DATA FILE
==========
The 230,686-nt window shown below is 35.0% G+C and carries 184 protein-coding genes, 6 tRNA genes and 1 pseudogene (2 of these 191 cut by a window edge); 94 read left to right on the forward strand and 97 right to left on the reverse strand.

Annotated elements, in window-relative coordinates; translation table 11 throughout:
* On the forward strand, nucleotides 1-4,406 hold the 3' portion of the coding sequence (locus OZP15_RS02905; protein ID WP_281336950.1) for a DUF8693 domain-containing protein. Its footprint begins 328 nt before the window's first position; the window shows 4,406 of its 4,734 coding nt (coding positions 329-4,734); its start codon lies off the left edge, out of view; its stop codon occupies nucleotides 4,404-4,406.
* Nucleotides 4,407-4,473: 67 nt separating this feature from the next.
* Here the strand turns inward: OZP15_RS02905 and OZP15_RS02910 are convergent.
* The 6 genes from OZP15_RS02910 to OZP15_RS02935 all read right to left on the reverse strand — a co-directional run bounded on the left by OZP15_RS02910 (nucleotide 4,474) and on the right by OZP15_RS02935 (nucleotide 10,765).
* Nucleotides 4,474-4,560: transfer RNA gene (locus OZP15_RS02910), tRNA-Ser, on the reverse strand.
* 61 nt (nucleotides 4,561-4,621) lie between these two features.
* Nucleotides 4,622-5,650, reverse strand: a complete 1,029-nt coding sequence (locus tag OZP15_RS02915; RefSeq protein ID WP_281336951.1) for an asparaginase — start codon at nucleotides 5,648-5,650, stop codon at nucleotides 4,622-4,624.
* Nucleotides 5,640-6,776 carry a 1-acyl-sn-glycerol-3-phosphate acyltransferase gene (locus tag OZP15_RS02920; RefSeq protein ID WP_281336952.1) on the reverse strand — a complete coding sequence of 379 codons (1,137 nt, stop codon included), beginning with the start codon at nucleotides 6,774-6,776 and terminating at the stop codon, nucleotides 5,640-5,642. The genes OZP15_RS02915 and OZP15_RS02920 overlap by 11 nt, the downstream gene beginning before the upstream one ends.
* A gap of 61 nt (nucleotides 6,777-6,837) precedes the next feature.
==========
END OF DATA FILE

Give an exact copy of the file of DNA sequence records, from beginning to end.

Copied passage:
The 230,686-nt window shown below is 35.0% G+C and carries 184 protein-coding genes, 6 tRNA genes and 1 pseudogene (2 of these 191 cut by a window edge); 94 read left to right on the forward strand and 97 right to left on the reverse strand.

Annotated elements, in window-relative coordinates; translation table 11 throughout:
* On the forward strand, nucleotides 1-4,406 hold the 3' portion of the coding sequence (locus OZP15_RS02905; protein ID WP_281336950.1) for a DUF8693 domain-containing protein. Its footprint begins 328 nt before the window's first position; the window shows 4,406 of its 4,734 coding nt (coding positions 329-4,734); its start codon lies off the left edge, out of view; its stop codon occupies nucleotides 4,404-4,406.
* Nucleotides 4,407-4,473: 67 nt separating this feature from the next.
* Here the strand turns inward: OZP15_RS02905 and OZP15_RS02910 are convergent.
* The 6 genes from OZP15_RS02910 to OZP15_RS02935 all read right to left on the reverse strand — a co-directional run bounded on the left by OZP15_RS02910 (nucleotide 4,474) and on the right by OZP15_RS02935 (nucleotide 10,765).
* Nucleotides 4,474-4,560: transfer RNA gene (locus OZP15_RS02910), tRNA-Ser, on the reverse strand.
* 61 nt (nucleotides 4,561-4,621) lie between these two features.
* Nucleotides 4,622-5,650, reverse strand: a complete 1,029-nt coding sequence (locus tag OZP15_RS02915; RefSeq protein ID WP_281336951.1) for an asparaginase — start codon at nucleotides 5,648-5,650, stop codon at nucleotides 4,622-4,624.
* Nucleotides 5,640-6,776 carry a 1-acyl-sn-glycerol-3-phosphate acyltransferase gene (locus tag OZP15_RS02920; RefSeq protein ID WP_281336952.1) on the reverse strand — a complete coding sequence of 379 codons (1,137 nt, stop codon included), beginning with the start codon at nucleotides 6,774-6,776 and terminating at the stop codon, nucleotides 5,640-5,642. The genes OZP15_RS02915 and OZP15_RS02920 overlap by 11 nt, the downstream gene beginning before the upstream one ends.
* A gap of 61 nt (nucleotides 6,777-6,837) precedes the next feature.